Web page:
Hart, J. T. (1971). The inverse care law. The Lancet, 297(7696), 405-412. https://doi.org/10.1016/S0140-6736(71)92410-X
Those who need it most, have the worst healthcare.
Hill, A. B. (1965). The environment and disease: association or causation? Proceedings of the Royal Society of Medicine https://journals.sagepub.com/doi/pdf/10.1177/003591576505800503 or https://doi.org/10.1177%2F0141076814562718
Illich, I. (1976). Limits to medicine: medical nemesis: the expropriation of health. London: Marion Boyars. [Review http://dx.doi.org/10.1136/jech.57.12.928]
“The major threat to health in the world is modern medicine.” Ivan Illich
Huber, M., Knottnerus, J. A., Green, L., van der Horst, H., Jadad, A. R., Kromhout, D., ... & Schnabel, P. (2011). How should we define health?. Bmj, 343, d4163. https://doi.org/10.1136/bmj.d4163
Link, B. G., & Phelan, J. (1995). Social conditions as fundamental causes of disease. Journal of health and social behavior, 80-94. DOI: 10.2307/2626958
Maibach, E. W., Nisbet, M., Baldwin, P., Akerlof, K., & Diao, G. (2010). Reframing climate change as a public health issue: an exploratory study of public reactions. BMC Public Health, 10(1), 299. https://doi.org/10.1186/1471-2458-10-299
Marmot, M. G., Stansfeld, S., Patel, C., North, F., Head, J., White, I., ... & Smith, G. D. (1991). Health inequalities among British civil servants: the Whitehall II study. The Lancet, 337(8754), 1387-1393. https://doi.org/10.1016/0140-6736(91)93068-K
Established the idea of a social gradient as a core part of modern public health.
Morris, J. N., Heady, J. A., Raffle, P. A. B., Roberts, C. G., & Parks, J. W. (1953). Coronary heart-disease and physical activity of work. The Lancet, 262(6796), 1111-1120. https://doi.org/10.1016/S0140-6736(53)91495-0
Robinson, W. S. (2009). Ecological correlations and the behavior of individuals. International Journal of Epidemiology, 38(2), 337-341. https://doi.org/10.1093/ije/dyn357
Rose, G. (2001). Sick individuals and sick populations. International Journal of Epidemiology, 30(3), 427-432. https://doi.org/10.1093/ije/30.3.427
Sartorius, N. (2006). The meanings of health and its promotion. Croatian medical journal, 47(4), 662. https://www.ncbi.nlm.nih.gov/pmc/articles/PMC2080455/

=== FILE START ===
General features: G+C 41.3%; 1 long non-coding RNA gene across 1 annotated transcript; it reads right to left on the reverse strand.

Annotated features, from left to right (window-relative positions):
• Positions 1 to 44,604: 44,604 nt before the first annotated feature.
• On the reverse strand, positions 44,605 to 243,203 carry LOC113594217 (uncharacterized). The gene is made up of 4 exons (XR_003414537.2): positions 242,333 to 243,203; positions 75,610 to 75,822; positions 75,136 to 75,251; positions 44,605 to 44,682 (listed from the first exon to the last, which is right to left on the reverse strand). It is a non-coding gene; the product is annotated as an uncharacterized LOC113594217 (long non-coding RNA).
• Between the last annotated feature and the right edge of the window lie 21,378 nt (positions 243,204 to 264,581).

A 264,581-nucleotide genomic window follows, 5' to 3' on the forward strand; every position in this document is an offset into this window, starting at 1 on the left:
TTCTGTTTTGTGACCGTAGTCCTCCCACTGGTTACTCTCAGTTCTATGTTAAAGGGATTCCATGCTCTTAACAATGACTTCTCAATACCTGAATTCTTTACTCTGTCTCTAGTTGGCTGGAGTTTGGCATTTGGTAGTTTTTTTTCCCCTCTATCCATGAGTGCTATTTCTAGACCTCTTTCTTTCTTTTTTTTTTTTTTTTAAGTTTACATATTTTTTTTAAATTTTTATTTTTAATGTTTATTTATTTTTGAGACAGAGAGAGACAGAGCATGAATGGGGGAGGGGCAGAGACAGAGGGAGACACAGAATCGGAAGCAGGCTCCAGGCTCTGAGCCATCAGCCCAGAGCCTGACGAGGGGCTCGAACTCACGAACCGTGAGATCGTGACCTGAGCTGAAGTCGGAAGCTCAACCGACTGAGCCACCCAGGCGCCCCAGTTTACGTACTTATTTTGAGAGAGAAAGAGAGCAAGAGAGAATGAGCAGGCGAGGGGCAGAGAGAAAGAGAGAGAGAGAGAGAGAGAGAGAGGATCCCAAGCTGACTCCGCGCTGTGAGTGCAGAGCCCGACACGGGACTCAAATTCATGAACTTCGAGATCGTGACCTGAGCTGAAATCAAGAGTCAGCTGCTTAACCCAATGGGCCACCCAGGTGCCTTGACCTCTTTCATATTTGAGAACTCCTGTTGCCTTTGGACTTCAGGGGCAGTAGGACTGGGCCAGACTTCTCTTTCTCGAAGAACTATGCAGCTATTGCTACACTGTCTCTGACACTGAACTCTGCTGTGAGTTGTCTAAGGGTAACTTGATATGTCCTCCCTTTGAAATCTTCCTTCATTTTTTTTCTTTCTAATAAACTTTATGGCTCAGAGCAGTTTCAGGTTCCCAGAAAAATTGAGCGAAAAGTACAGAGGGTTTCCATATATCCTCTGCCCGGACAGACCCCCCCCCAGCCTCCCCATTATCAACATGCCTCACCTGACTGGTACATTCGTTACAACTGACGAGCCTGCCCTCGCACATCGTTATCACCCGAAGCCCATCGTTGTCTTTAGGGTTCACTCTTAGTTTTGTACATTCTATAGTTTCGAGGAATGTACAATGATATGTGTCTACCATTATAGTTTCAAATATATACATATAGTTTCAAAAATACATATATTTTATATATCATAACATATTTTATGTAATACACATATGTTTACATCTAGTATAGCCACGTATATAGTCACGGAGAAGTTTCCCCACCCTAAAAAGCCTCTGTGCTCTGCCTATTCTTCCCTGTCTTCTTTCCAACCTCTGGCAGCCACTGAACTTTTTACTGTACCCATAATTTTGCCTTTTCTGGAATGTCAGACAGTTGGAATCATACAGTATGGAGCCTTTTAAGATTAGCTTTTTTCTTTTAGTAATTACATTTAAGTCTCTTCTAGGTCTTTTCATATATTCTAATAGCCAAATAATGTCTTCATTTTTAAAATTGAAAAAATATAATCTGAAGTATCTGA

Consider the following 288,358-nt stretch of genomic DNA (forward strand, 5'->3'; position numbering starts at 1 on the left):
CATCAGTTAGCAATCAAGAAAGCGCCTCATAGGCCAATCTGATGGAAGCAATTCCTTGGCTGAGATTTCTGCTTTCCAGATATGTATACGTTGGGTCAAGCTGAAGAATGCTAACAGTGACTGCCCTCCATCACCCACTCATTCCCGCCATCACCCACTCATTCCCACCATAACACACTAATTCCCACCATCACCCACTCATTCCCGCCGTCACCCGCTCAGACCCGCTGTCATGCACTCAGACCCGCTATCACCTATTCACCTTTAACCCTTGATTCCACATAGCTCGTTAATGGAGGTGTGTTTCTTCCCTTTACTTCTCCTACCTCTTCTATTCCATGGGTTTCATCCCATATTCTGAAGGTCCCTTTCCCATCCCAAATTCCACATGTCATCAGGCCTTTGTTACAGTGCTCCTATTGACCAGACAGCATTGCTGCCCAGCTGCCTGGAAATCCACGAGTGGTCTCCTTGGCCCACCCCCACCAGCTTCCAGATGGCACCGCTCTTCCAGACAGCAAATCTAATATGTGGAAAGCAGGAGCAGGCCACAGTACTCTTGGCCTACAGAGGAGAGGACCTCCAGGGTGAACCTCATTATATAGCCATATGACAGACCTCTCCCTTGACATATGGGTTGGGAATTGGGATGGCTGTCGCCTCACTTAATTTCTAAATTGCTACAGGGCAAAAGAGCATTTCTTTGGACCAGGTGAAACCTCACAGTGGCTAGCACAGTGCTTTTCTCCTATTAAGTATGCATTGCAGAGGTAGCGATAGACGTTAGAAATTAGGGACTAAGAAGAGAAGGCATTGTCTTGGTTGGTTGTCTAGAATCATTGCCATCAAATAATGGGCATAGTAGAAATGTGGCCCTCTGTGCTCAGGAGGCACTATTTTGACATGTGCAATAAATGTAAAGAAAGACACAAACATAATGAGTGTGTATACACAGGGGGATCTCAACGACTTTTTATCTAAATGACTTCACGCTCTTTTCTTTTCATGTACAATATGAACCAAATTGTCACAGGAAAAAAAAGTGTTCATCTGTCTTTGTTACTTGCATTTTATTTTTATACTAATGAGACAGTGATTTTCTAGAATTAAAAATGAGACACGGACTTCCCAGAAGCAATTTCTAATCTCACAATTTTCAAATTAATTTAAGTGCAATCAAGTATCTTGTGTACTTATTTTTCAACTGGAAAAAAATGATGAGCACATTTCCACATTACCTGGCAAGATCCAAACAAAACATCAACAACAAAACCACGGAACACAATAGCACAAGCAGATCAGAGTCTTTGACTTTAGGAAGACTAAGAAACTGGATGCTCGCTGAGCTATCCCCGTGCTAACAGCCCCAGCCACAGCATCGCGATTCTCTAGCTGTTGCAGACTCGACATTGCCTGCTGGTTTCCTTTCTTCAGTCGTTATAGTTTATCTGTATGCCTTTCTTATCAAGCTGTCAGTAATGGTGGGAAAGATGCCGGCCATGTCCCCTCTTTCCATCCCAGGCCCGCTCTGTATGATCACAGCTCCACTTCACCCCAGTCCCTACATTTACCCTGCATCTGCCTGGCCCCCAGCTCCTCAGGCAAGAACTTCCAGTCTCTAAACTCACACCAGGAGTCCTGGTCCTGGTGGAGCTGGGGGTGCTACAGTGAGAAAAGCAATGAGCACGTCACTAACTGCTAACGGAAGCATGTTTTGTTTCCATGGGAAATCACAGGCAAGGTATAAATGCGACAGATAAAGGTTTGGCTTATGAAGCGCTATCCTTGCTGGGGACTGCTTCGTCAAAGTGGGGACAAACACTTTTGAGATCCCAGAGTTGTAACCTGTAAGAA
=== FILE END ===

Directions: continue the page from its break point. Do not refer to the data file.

Schwartz, S. (1994). The fallacy of the ecological fallacy: the potential misuse of a concept and the consequences. American journal of public health, 84(5), 819-824. https://doi.org/10.2105/AJPH.84.5.819
Smith, G. D. (2011). Epidemiology, epigenetics and the ‘Gloomy Prospect’: embracing randomness in population health research and practice. International Journal of Epidemiology, 40(3), 537-562. https://doi.org/10.1093/ije/dyr117
Smith, R. (1985). " Bitterness, shame, emptiness, waste": an introduction to unemployment and health. British Medical Journal 291(6501), 1024. doi: 10.1136/bmj.291.6501.1024 or https://www.ncbi.nlm.nih.gov/pmc/articles/PMC1416947/pdf/bmjcred00469-0036.pdf
Sydenstricker, E. (1935). The Changing Concept of Public Health. The Milbank Memorial Fund Quarterly, 13(4), 301-310. https://www.milbank.org/wp-content/uploads/mq/volume-13/issue-04/13-4-The-Changing-Concept-of-Public-Health.pdf
Wilson, J. M. G., Jungner, G., & World Health Organization. (1968). Principles and practice of screening for disease. https://apps.who.int/iris/handle/10665/37650
Screening is intuitively appealing. But it can do more harm than good. See latest take (2019) also https://doi.org/10.1177/0141076819891422
Leadership in Public Health
Atkinson, J., Loftus, E., & Jarvis, J. (2015). The art of change making. [Full text] Interactive version available at https://www.leadershipcentre.org.uk/artofchangemaking/ [presentation] [The Leadership Centre's Article Library]
Block, P. (1993). Stewardship: Choosing service over self-interest. Berrett-Koehler Publishers. [GoodReads]
Heffernan, M., Twitter - @M_Heffernan - Books
Huxham, C., & Vangen, S. (2013). Managing to collaborate: The theory and practice of collaborative advantage. Routledge [GoodReads]
Kouzes, J. M., & Posner, B. Z. (2017). The leadership challenge: How to make extraordinary things happen in organizations (6th Ed) John Wiley & Sons [Amazon]
Seddon, J. (2008). Systems thinking in the public sector. Triarchy Press. [GoogleBooks]
Tate, W. (2013). Managing leadership from a systemic perspective. Centre for Progressive Leadership, A White Paper. [www]
Wiggins, L., & Hunter, H. (2016). Relational Change: The Art and Practice of Changing Organizations. Bloomsbury Publishing. [GoogleBooks]
Original Post date: 02-Nov-2016
Last updated: 25-Oct-2020